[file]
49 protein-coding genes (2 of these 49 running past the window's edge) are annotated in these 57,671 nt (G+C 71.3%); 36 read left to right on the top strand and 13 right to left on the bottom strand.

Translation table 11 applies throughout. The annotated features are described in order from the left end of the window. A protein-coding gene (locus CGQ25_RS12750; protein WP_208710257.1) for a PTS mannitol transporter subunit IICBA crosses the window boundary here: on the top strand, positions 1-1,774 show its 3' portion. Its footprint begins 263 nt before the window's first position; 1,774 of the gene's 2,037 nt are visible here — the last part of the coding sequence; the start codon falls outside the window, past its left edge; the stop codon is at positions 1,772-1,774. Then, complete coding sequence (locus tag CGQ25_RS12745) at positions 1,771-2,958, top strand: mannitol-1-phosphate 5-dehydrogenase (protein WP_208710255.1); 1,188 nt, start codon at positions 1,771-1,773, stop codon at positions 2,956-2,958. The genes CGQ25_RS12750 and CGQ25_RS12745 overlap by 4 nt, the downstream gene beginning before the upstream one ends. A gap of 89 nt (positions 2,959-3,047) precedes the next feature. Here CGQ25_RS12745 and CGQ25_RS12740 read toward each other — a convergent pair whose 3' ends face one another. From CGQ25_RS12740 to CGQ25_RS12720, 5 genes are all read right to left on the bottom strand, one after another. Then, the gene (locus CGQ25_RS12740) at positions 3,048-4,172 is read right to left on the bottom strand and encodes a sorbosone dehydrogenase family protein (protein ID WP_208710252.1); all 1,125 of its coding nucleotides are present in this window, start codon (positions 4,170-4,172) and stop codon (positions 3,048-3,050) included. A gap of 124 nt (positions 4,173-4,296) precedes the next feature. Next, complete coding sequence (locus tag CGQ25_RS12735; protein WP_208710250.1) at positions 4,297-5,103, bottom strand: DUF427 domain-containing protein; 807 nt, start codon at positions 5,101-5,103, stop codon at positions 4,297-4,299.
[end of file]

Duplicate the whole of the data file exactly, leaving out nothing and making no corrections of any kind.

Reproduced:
49 protein-coding genes (2 of these 49 running past the window's edge) are annotated in these 57,671 nt (G+C 71.3%); 36 read left to right on the top strand and 13 right to left on the bottom strand.

Translation table 11 applies throughout. The annotated features are described in order from the left end of the window. A protein-coding gene (locus CGQ25_RS12750; protein WP_208710257.1) for a PTS mannitol transporter subunit IICBA crosses the window boundary here: on the top strand, positions 1-1,774 show its 3' portion. Its footprint begins 263 nt before the window's first position; 1,774 of the gene's 2,037 nt are visible here — the last part of the coding sequence; the start codon falls outside the window, past its left edge; the stop codon is at positions 1,772-1,774. Then, complete coding sequence (locus tag CGQ25_RS12745) at positions 1,771-2,958, top strand: mannitol-1-phosphate 5-dehydrogenase (protein WP_208710255.1); 1,188 nt, start codon at positions 1,771-1,773, stop codon at positions 2,956-2,958. The genes CGQ25_RS12750 and CGQ25_RS12745 overlap by 4 nt, the downstream gene beginning before the upstream one ends. A gap of 89 nt (positions 2,959-3,047) precedes the next feature. Here CGQ25_RS12745 and CGQ25_RS12740 read toward each other — a convergent pair whose 3' ends face one another. From CGQ25_RS12740 to CGQ25_RS12720, 5 genes are all read right to left on the bottom strand, one after another. Then, the gene (locus CGQ25_RS12740) at positions 3,048-4,172 is read right to left on the bottom strand and encodes a sorbosone dehydrogenase family protein (protein ID WP_208710252.1); all 1,125 of its coding nucleotides are present in this window, start codon (positions 4,170-4,172) and stop codon (positions 3,048-3,050) included. A gap of 124 nt (positions 4,173-4,296) precedes the next feature. Next, complete coding sequence (locus tag CGQ25_RS12735; protein WP_208710250.1) at positions 4,297-5,103, bottom strand: DUF427 domain-containing protein; 807 nt, start codon at positions 5,101-5,103, stop codon at positions 4,297-4,299.